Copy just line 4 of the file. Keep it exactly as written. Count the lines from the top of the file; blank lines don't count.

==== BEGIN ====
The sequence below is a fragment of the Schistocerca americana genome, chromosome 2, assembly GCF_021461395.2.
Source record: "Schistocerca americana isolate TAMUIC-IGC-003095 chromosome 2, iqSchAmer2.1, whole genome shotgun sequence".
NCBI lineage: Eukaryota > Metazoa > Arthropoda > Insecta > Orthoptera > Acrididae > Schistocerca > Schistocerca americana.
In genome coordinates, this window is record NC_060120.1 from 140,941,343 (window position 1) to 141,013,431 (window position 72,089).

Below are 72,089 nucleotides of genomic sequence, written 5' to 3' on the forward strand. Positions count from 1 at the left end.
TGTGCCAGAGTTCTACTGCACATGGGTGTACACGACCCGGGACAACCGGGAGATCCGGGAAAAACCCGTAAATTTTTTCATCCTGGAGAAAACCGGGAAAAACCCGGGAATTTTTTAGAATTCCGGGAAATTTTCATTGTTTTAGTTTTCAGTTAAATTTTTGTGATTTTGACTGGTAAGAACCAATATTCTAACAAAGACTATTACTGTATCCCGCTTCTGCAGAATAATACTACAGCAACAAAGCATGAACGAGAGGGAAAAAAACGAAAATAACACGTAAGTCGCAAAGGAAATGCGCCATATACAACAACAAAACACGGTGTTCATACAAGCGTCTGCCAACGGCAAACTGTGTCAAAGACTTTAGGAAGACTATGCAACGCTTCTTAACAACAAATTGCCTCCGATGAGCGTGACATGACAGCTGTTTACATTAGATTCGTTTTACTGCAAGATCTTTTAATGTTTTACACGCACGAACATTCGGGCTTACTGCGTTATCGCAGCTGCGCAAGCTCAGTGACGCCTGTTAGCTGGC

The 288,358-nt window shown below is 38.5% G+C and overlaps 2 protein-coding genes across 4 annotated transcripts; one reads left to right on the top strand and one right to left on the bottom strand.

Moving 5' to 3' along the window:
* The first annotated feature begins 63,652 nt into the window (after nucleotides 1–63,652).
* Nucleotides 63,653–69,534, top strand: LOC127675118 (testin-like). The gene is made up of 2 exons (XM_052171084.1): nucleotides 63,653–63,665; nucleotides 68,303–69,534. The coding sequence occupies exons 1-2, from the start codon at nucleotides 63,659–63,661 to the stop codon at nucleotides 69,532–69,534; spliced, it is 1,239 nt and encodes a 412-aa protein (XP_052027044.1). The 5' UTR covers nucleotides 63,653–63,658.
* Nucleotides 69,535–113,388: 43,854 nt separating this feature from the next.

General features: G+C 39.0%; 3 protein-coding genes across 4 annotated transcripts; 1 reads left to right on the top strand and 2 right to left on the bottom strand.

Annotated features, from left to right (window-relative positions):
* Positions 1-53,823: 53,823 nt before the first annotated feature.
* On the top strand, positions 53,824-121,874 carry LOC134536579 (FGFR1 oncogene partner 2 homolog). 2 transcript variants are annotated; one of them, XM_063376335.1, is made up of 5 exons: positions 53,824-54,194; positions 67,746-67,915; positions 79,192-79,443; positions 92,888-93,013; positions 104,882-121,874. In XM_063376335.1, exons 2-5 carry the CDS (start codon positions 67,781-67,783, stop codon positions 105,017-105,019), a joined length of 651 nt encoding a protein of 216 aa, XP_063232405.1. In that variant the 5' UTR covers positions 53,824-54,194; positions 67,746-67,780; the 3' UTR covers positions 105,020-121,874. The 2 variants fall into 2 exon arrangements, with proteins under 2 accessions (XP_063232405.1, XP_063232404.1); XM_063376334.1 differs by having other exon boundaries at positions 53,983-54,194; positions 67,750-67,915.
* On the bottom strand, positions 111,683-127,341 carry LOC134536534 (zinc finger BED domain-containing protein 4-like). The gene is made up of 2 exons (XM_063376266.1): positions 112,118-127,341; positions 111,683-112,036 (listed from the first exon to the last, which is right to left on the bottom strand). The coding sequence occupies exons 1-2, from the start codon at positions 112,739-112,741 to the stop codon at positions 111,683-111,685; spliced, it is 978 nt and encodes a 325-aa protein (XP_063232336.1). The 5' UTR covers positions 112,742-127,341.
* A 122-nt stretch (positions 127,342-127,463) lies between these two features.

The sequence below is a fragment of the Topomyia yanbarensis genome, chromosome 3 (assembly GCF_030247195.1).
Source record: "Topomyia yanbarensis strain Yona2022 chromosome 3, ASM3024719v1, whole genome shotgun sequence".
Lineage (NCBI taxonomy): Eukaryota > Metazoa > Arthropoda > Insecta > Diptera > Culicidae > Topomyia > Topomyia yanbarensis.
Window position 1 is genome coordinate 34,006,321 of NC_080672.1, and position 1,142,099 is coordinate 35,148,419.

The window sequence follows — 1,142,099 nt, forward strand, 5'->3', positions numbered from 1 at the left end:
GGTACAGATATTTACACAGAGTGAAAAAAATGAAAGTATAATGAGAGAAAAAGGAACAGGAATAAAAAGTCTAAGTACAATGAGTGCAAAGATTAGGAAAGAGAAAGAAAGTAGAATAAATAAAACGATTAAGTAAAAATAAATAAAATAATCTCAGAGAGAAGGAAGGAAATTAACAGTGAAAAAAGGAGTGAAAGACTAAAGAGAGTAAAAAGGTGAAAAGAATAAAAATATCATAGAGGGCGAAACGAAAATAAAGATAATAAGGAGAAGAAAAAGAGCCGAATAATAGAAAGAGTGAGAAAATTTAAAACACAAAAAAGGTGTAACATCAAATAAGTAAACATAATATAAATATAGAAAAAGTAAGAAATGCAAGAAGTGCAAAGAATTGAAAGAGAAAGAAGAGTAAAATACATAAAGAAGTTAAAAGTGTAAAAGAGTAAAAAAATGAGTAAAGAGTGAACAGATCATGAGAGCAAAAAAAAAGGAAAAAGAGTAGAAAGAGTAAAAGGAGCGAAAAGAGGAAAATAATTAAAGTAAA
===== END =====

In genome coordinates, this window is record NC_060120.1 from 140,941,343 (window position 1) to 141,013,431 (window position 72,089).